Charitable Lead Trust Offers Opportunity to Support Ball State, Transfer Family Wealth, and Reduce Taxes
Longtime benefactors of Ball State, John W. and Janice B. Fisher have provided generous financial support to the university's major capital campaigns, Wings for the Future, the Alumni Center fund drive, and Above and Beyond. And we welcome their support of Ball State Bold.
The Fishers' support has included the creation of a unique gift that allows them to provide an inheritance for their loved ones while benefiting Ball State. In 1984, they established a charitable lead trust. This type of gift arrangement allowed the Fishers to transfer cash and assets, which later appreciated in value, into the trust to support Ball State for a set number of years and then return the trust's assets to their loved ones at the future value of these assets.
"Creating a lead trust not only permits us to make a significant gift to Ball State, it also allows us to pass along something to our grandchildren, paying less taxes to do so," said John Fisher, adding that it was a good business decision.
A lead trust is considered a "charitable loan" that can save the donor a substantial amount in gift and estate taxes. While a lead trust can be used to transfer assets to children, another consideration is to benefit grandchildren, as the Fishers did, or other descendants, particularly if your children have large taxable estates. These long-term trusts can encourage the independence of loved ones, help them with future education costs, or provide financing to start a business.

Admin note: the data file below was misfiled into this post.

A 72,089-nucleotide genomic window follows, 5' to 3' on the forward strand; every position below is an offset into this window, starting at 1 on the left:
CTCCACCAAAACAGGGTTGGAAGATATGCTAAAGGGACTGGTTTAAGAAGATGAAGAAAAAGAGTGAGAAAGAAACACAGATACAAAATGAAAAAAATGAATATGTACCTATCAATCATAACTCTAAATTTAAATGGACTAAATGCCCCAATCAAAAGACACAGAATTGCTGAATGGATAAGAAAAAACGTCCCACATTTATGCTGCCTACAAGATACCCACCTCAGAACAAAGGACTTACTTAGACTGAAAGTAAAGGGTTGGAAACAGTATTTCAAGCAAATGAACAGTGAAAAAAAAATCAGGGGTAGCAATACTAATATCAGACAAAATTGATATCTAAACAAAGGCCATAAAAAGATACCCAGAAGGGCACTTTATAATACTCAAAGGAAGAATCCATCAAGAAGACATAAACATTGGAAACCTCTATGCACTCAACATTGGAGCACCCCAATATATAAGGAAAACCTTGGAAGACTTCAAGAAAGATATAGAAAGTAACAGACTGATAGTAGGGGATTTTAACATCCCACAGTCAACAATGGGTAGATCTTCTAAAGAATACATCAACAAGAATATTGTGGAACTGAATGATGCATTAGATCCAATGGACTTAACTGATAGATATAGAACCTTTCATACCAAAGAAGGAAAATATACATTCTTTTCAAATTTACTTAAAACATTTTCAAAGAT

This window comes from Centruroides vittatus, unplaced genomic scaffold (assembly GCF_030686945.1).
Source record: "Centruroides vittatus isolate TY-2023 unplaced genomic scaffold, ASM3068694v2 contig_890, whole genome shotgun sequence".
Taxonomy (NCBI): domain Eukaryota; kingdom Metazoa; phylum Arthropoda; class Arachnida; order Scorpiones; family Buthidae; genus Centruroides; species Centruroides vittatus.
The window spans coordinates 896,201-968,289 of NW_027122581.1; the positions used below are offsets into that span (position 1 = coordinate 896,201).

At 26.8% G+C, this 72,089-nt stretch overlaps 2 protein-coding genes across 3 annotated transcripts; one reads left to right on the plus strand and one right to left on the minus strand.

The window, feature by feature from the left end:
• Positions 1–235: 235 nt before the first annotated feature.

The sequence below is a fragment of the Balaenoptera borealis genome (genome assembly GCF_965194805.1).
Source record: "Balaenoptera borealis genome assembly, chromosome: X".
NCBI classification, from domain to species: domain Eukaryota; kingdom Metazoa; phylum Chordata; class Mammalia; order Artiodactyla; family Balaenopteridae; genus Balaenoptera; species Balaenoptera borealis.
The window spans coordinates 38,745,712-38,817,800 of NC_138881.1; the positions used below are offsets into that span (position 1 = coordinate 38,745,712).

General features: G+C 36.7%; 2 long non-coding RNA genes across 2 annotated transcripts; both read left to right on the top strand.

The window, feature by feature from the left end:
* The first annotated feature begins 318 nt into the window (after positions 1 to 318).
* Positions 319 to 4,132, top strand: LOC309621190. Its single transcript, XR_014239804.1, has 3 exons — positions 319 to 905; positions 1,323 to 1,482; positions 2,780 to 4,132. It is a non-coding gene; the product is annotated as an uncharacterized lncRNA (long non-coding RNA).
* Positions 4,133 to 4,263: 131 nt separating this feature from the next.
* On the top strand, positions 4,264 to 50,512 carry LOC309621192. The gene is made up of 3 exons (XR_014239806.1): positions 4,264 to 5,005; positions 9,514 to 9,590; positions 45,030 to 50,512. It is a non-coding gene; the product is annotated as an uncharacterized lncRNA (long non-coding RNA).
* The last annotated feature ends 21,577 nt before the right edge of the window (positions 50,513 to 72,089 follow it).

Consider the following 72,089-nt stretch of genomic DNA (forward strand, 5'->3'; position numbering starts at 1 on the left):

The Fishers have a vested interest in the continued growth of Ball State. Janice Ball Fisher is the daughter of Edmund B. Ball, one of the five industrialist brothers who provided funding to create Ball State.
A former president and chairman of Ball Corporation, John Fisher was a national cabinet member in the Wings campaign, served on the Campaign Executive Committee for Above and Beyond, and is a member of the National Campaign Committee for Ball State Bold. He has also served as an executive-in-residence at Ball State and, in 1972, was awarded an honorary doctor of laws degree by the university in recognition of his contributions to American business and education.
Their gift to the Above and Beyond campaign created the Fisher Distinguished Professorship in Wellness and Gerontology, a wellness community outreach program, and an endowed chair in wellness and gerontology. The gift also supported renovation and expansion of Scheumann Stadium, which includes the Fisher Training Complex.
The Fishers made the largest private gift in the Wings for the Future campaign, establishing the Fisher Chair in Exercise Physiology in the Human Performance Laboratory and creating funds to help build Worthen Arena.
The John and Janice Fisher Institute of Health and Well-Being was named in their honor.